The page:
Eve McCrystal interview: ‘the lockdown is the reason I won that medal’

At 42 the Dundalk woman has become national time trial champion

Eve McCrystal of Strata 3 Velo Revolution cycling team on her way to winning the senior women’s title Cycling Ireland Time Trial National Championships, Knockaderry, Co Limerick Mandatory Photograph: INPHO/Bryan Keane

Eve McCrystal of Strata 3 Velo Revolution cycling team on her way to winning the senior women’s title Cycling Ireland Time Trial National Championships, Knockaderry, Co Limerick Mandatory Photograph: INPHO/Bryan Keane

 

It was only 21 seconds but it was enough. In Eve McCrystal’s eyes, it was everything. A cycling career that started late is still stubbornly refusing to wind down and those 21 seconds the weekend before last meant that at the age of 42 she became national time trial champion for the first time.

Most likely, you know her better as a Paralympian. Her combination with blind cyclist Katie-George Dunlevy has been on the go for seven years now and they’ve carried pretty much all before them around the world since 2015. They won gold and silver in Rio and if Tokyo goes ahead next year, there won’t be many better Irish bets for silverware over there.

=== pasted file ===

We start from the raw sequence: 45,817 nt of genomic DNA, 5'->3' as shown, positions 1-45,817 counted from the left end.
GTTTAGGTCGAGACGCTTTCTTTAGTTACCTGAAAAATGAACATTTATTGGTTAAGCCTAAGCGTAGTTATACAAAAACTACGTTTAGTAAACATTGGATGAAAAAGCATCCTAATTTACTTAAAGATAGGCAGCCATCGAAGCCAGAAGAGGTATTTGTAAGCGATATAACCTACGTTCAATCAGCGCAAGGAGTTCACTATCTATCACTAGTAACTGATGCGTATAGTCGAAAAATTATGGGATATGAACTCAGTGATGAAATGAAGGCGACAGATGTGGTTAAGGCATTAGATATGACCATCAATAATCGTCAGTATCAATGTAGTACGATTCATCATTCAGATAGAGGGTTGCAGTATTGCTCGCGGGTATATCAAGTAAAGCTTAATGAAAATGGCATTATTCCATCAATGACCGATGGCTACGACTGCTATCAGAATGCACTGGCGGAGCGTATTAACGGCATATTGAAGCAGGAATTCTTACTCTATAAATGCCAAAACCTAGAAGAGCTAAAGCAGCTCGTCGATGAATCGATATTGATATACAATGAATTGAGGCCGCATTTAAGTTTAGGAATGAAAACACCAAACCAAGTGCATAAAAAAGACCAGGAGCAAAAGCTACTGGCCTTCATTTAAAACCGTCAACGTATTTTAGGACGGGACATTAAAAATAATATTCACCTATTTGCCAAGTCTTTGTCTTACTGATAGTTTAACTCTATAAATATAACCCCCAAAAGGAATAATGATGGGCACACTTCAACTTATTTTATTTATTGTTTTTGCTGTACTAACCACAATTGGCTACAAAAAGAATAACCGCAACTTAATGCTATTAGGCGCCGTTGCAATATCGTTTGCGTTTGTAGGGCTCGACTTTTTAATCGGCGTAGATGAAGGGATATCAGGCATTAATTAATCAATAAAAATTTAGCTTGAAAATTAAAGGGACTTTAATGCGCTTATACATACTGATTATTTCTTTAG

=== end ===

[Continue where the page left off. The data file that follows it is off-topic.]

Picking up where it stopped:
But as a solo artist, McCrystal has found the middle spot on the podium elusive. She won the road race at the 2018 nationals but otherwise it has been a litany of silvers and bronzes, some down-the-fields and never-weres. Not this time though. Eve McCrystal, Irish champion. Relief. Release. Rejoice.

Eve McCrystal picking up her award at the 2018 Irish Times Sportswoman of the Year Awards. Photograph: INPHO/Ryan Byrne
Eve McCrystal picking up her award at the 2018 Irish Times Sportswoman of the Year Awards. Photograph: INPHO/Ryan Byrne

“It’s very important to me to win something like this on my own,” she says. “The road title that I won in 2018 and this time trial, to me they’re just as important as the medal in Rio. In different ways, yes. But this is massive.

“I absolutely love the team aspect of the partnership with Katie, for so many different reasons. But to win something on your own, it is only yourself, it’s your own space. It’s just me, it’s only me. When you’re used to having somebody behind you, something like the time trial is just so solitary. It’s important for me to know I could do it on my own.”

The time trial was on the Thursday. On the Sunday morning, she was back in Limerick for the road race and was milling about before the start when a photographer came up to her. He had a present to give her, a picture of her father. She didn’t know where to look.